New Law Takes a Big Bite Out of the Problem, but Leaves Much on the Plate
Erik Olson, director of food programs at Pew Health Group, contributed the following commentary to a December report published by the Trust for America's Health. The introduction, and a link to the full report, is below.
The FDA Food Safety Modernization Act (FSMA), a landmark law passed with broad bipartisan support in December 2010 and signed into law by President Obama on January 4, 2011, will help tackle foodborne illness by setting up a new, prevention-based safety system for the 80 percent of our food supply that is regulated by FDA. This was the first significant overhaul of FDA's food safety authorities since the Great Depression when President Franklin Roosevelt signed an update of the law in 1938. Major advances anticipated under this important new law include new national standards for the safety of produce and processed foods, stronger inspection requirements, stricter imports controls, and more muscular FDA authorities to help the agency deter practices that can cause foodborne illnesses.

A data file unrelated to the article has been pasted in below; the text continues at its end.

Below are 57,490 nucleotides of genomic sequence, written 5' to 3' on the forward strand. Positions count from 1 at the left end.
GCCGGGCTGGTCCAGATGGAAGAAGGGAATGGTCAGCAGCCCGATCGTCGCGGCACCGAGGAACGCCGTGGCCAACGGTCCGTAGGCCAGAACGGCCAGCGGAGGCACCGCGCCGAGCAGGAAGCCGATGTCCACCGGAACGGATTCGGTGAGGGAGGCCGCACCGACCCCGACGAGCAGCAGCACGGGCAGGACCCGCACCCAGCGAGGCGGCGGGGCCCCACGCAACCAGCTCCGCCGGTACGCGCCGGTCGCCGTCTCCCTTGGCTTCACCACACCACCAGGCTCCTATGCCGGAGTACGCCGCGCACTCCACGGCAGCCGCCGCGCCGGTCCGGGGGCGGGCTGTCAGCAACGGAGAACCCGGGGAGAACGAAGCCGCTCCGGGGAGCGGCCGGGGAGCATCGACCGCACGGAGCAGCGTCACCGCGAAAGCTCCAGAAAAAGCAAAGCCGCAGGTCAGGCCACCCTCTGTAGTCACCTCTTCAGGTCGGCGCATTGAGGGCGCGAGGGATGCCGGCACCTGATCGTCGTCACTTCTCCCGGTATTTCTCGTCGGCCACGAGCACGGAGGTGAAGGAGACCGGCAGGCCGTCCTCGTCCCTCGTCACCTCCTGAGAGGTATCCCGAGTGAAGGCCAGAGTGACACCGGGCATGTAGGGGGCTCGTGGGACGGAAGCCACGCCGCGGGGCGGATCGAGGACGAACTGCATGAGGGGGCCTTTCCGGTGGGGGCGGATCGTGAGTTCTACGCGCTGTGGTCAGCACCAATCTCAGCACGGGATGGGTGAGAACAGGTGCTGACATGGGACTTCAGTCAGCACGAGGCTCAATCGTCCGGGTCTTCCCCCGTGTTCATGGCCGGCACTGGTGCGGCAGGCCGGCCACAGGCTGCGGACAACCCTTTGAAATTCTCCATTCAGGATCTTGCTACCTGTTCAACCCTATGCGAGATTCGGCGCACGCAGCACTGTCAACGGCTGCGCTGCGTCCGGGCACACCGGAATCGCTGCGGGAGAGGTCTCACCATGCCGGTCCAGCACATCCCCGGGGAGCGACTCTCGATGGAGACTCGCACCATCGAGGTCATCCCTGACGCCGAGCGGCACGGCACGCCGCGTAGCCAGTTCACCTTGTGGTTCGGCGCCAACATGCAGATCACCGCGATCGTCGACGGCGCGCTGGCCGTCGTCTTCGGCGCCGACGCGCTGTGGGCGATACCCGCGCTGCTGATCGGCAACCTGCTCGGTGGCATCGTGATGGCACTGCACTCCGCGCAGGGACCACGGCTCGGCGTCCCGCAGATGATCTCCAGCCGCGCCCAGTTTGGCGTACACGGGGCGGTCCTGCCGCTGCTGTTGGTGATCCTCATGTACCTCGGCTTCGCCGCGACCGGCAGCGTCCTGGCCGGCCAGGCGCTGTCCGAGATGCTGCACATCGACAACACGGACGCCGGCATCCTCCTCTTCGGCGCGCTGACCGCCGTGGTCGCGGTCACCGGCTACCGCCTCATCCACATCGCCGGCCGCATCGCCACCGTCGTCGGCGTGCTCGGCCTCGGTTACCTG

However, as the late-summer 2011 outbreak of Listeria monocytogenes infections from Colorado cantaloupe that killed at least 28 people (with a staggering fatality rate of over 20 percent) has reminded us, substantial challenges lie ahead. For all of the crucial steps forward included in the new FSMA law, it will take many years to reverse over 100 years of accumulated neglect of the food safety system's basic infrastructure, which was designed primarily to track down the causes of illnesses and contamination problems after they have occurred. These problems have gradually manifested themselves since the original Pure Food and Drug Act of 1906 was enacted.
Read the full commentary: New Law Takes a Big Bite Out of the Problem, but Leaves Much on the Plate on page 77 of the report "Ready or Not? Protecting the Public's Health From Diseases, Disasters, and Bioterrorism 2011" on the Trust for America's Health Web site.